On 7th August, a scientific paper was published which suggests re-classifying our native UK grass snake from its current Natrix natrix helvetica to Natrix helvetica.
Until this paper, it was considered that there were two grass snake species, Natrix astreptophora (found in north Africa and Iberia) and Natrix natrix (found in Europe). This latter species had been divided into a subspecies Natrix natrix helvetica (which is the UK’s native form of grass snake).
The paper’s authors carried out genetic analysis and compared this with museum specimens and concluded that the subspecies N. n. helvetica is a species in its own right and should be re-classified as N. helvetica.
Some news agencies misinterpreted the paper and have been reporting a fourth snake species is present in the UK, which is not the case.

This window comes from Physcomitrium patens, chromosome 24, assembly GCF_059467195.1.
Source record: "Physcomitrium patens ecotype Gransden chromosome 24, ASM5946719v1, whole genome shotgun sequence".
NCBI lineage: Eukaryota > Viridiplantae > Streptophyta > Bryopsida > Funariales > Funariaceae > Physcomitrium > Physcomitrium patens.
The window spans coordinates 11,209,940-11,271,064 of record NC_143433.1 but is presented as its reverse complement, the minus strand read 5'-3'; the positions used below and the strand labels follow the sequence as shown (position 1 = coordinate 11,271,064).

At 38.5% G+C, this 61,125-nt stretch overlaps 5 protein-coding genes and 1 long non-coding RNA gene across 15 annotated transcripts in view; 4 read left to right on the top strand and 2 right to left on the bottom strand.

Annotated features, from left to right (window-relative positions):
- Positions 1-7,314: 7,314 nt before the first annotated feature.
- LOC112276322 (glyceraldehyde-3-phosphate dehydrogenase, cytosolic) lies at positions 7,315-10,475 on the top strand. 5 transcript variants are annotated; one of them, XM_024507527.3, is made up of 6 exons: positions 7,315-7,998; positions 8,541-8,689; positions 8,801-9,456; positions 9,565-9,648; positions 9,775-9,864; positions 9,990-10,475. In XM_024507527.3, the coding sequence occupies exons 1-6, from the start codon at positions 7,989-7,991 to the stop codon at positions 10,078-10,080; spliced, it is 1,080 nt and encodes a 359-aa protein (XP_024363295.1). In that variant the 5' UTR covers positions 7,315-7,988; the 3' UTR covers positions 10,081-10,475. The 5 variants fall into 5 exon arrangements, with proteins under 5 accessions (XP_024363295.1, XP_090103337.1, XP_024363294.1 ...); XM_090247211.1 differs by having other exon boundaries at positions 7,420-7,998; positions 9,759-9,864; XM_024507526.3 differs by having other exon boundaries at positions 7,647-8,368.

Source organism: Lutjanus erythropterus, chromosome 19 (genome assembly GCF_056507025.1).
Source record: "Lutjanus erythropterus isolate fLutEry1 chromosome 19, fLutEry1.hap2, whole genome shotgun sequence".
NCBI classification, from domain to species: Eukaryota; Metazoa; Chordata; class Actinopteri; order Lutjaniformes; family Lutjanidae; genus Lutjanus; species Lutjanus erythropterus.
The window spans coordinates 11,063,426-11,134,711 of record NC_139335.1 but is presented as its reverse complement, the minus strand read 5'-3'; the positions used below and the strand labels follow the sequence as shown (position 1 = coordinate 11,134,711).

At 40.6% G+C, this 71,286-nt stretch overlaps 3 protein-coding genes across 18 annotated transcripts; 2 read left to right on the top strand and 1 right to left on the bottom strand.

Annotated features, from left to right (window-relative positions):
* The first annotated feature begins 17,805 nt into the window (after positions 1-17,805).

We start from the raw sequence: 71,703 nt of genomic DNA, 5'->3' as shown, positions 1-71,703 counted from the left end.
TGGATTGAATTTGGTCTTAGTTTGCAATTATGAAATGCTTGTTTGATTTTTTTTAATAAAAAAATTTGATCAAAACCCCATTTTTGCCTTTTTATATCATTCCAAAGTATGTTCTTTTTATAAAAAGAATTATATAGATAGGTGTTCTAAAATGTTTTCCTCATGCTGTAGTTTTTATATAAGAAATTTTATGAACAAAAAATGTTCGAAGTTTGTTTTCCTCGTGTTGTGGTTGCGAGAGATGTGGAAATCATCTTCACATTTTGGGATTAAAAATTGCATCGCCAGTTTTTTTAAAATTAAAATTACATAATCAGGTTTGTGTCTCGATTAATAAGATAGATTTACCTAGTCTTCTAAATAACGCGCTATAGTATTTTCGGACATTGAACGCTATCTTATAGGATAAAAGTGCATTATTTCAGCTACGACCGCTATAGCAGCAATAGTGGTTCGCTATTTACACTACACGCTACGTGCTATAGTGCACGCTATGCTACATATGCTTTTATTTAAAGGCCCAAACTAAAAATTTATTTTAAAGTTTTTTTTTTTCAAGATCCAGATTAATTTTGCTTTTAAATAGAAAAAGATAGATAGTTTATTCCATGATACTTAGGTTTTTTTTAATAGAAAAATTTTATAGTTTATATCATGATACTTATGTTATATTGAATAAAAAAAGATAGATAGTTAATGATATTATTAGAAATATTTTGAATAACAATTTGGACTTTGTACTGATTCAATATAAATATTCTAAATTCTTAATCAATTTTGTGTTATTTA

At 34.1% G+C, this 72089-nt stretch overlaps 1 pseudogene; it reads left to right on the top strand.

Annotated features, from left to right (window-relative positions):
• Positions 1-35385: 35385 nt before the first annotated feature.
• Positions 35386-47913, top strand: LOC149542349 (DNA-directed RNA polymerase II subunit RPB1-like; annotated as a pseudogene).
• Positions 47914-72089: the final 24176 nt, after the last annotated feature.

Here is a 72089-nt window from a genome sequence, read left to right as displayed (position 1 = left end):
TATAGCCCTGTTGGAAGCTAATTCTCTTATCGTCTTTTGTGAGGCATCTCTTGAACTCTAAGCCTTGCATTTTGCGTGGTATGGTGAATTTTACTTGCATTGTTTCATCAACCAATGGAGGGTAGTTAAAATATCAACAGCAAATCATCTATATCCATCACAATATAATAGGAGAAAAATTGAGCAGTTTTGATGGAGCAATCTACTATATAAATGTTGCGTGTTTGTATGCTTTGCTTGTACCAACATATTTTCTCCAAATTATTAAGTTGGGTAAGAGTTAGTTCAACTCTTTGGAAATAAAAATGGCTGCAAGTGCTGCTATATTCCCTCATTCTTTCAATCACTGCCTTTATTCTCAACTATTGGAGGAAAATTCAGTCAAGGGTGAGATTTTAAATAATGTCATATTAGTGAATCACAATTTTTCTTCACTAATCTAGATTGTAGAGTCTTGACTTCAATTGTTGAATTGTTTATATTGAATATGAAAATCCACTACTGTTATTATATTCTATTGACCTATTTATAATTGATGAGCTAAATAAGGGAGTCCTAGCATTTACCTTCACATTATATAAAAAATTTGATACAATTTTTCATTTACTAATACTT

You will find that ecology reports start to name our native grass snake with its new name in the coming months. You can access the original paper for free here: http://www.nature.com/articles/s41598-017-07847-9
It’s fascinating that as new technologies allows us to explore the natural world even further, new discoveries such as these are still being made and can affect conservation efforts of our native British wildlife. The UK has three species of snake, the Adder Vipera berus, smooth snake Coronella austriaca and grass snake Natrix helvetica.